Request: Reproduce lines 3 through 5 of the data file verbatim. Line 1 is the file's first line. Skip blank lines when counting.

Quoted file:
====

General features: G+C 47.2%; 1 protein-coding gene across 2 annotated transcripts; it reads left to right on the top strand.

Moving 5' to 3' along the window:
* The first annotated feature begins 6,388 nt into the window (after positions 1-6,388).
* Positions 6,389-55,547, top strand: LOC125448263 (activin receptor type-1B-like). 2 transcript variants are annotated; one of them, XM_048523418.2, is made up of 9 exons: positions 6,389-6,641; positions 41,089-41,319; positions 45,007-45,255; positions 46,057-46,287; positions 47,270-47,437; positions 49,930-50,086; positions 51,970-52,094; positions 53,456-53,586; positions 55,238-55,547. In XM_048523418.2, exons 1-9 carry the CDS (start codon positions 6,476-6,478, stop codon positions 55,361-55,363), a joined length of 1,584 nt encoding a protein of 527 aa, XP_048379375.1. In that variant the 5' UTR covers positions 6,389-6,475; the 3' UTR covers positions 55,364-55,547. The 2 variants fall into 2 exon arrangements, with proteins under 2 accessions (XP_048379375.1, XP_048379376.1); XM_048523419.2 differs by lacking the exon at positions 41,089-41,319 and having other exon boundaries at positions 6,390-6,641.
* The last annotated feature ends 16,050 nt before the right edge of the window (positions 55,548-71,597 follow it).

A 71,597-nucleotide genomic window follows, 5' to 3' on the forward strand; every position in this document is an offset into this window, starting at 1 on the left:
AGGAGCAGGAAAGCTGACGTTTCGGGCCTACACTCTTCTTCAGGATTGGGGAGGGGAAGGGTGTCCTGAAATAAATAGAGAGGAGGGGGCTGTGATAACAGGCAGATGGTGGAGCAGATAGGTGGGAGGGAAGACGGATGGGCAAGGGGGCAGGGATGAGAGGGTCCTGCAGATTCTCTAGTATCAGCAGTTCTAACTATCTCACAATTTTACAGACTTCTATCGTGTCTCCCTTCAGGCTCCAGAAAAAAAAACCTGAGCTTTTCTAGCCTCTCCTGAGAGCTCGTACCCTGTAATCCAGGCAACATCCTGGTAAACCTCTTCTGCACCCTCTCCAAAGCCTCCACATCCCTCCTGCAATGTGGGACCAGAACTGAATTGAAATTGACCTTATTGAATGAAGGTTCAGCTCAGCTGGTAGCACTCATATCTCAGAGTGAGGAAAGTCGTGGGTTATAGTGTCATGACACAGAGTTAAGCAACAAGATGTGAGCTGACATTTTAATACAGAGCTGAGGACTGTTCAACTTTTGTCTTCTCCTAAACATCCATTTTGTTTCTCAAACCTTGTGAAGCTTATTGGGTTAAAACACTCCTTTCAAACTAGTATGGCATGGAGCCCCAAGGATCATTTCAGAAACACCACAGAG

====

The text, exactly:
* The first annotated feature begins 6,388 nt into the window (after positions 1-6,388).
* Positions 6,389-55,547, top strand: LOC125448263 (activin receptor type-1B-like). 2 transcript variants are annotated; one of them, XM_048523418.2, is made up of 9 exons: positions 6,389-6,641; positions 41,089-41,319; positions 45,007-45,255; positions 46,057-46,287; positions 47,270-47,437; positions 49,930-50,086; positions 51,970-52,094; positions 53,456-53,586; positions 55,238-55,547. In XM_048523418.2, exons 1-9 carry the CDS (start codon positions 6,476-6,478, stop codon positions 55,361-55,363), a joined length of 1,584 nt encoding a protein of 527 aa, XP_048379375.1. In that variant the 5' UTR covers positions 6,389-6,475; the 3' UTR covers positions 55,364-55,547. The 2 variants fall into 2 exon arrangements, with proteins under 2 accessions (XP_048379375.1, XP_048379376.1); XM_048523419.2 differs by lacking the exon at positions 41,089-41,319 and having other exon boundaries at positions 6,390-6,641.
* The last annotated feature ends 16,050 nt before the right edge of the window (positions 55,548-71,597 follow it).